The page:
Basketball is often overlooked as one of the world's major sports; but the fact that so many other countries on all of the continents play their own brand of the game gives pause to those who think that global hoops is only NBA. It's not, and there's a very rich history still waiting to be mined.
One of my favorite stories in my work on the evolution of French basketball, transatlantic hoops influences, and the globalization of the game is that of Martin Feinberg and the alumni of Paris Université Club's two U.S. tours in 1955-56 and 1962.
Now, the origins of that story is available via The Athletic.
"Tonight, I want us to be remembered by all the French people who are watching," France's Paul Pogba urged his teammates, "by their children, their grandchildren and their great grandchildren, too."
The stirring locker room pep talk before the recent World Cup final served as a rallying cry for Les Bleus'4-2 win over Croatia, a victory that won more than just a second star for their collection.
The nationwide celebration unleashed that night capped more than two months of speculation over France's fate in Russia and the inevitable comparisons to the nation's 1998 World Cup-winning team. But following the July 16 victory parade and ceremonies, the French Football Federation (FFF) reminded people that, "after Russia, the next one is at our [house]."
After France won the World Cup, Les Bleus fans, including some of the country’s NBA players congratulated the new champions on social media. The Charlotte Hornets’ Nicolas Batum, whose Twitter match commentary tracked the final’s ups and downs, chirped his solidarity and shared images of celebrations in Paris, from the Champs Élysées to the Tour Eiffel. Timothé Luwawu-Cabarrot, recently traded from Philadelphia to Oklahoma City, photographed his support and joy, while the Knicks’ “French Prince,” Frank Ntilikina, starred in the team’s gleeful World Cup tributes.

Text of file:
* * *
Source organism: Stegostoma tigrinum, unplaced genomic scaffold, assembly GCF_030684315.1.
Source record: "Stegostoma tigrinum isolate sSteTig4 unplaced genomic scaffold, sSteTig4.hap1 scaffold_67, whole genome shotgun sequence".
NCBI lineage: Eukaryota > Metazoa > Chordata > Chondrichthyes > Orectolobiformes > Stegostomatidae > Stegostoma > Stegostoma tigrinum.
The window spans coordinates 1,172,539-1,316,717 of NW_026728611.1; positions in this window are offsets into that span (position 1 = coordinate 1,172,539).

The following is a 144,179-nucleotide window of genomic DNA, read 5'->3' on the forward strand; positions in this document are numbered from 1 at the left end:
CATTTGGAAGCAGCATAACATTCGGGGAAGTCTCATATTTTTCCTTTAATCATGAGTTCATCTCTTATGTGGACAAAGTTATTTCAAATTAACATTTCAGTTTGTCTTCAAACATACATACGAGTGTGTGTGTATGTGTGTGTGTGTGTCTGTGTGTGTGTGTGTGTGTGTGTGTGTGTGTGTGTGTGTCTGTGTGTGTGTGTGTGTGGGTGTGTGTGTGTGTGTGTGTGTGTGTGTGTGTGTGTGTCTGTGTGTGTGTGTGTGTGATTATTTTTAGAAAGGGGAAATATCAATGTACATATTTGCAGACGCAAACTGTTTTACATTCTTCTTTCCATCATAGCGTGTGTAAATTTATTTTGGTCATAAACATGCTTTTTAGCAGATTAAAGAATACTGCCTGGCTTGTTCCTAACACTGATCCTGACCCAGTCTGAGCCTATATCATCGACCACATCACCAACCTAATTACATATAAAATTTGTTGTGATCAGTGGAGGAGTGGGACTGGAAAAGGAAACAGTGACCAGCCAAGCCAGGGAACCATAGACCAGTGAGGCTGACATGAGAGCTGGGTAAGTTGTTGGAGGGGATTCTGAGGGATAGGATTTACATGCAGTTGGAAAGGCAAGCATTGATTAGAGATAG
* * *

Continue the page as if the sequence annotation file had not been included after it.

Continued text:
France and Belgium have clashed on the field for more than 120 years, but on Tuesday, in the World Cup semifinal in Saint Petersburg, the stakes will be higher than ever before. Men who usually play side-by-side as professional teammates will instead be pitted against each other as internationals for one night. Then there’s the fact that Les Diables Rouges’ assistant coach Thierry Henry is one of France’s heroes of 1998 (alongside French head coach Didier Deschamps), infusing the match with additional tension as two veterans of the famous black-blanc-beur team square off on the touchline. Yet, for all that Titi has given Belgium—including a “taste for the attack,” in the words of French Football Federation president Noël Le Graët—France and Deschamps retain an advantage: the children of 1998.
France nearly stumbled against Australia, leading some people to worry that a terrifically gifted team might not fulfill its potential at In Russia. But in another regard, France is clearly dominating this World Cup regardless of on-pitch results. Some 52 players across five teams at the tournament in Russia are French-born, and nearly a third of them come from Paris and its surrounding suburbs. What some call the greatest concentration of soccer talent in Europehas become a strong quadrennial presence. Since 2002, France has supplied more players and coaches for World Cup rosters—218 in total—than any other country, according to RunRepeat. As a result, the country’s soccer influence extends well beyond its own 23-man squad.
1968 was a year that shook the world as protests rocked the United States, Mexico, Brazil, France, Italy, Germany, Czechoslovakia, Tokyo, and points in between. By mid-May in France, workers joined student protesters in a nation-wide strike that shut down much of daily life. Often overlooked was the role of the sports world during the “Events of May,” as the movement is still referred to.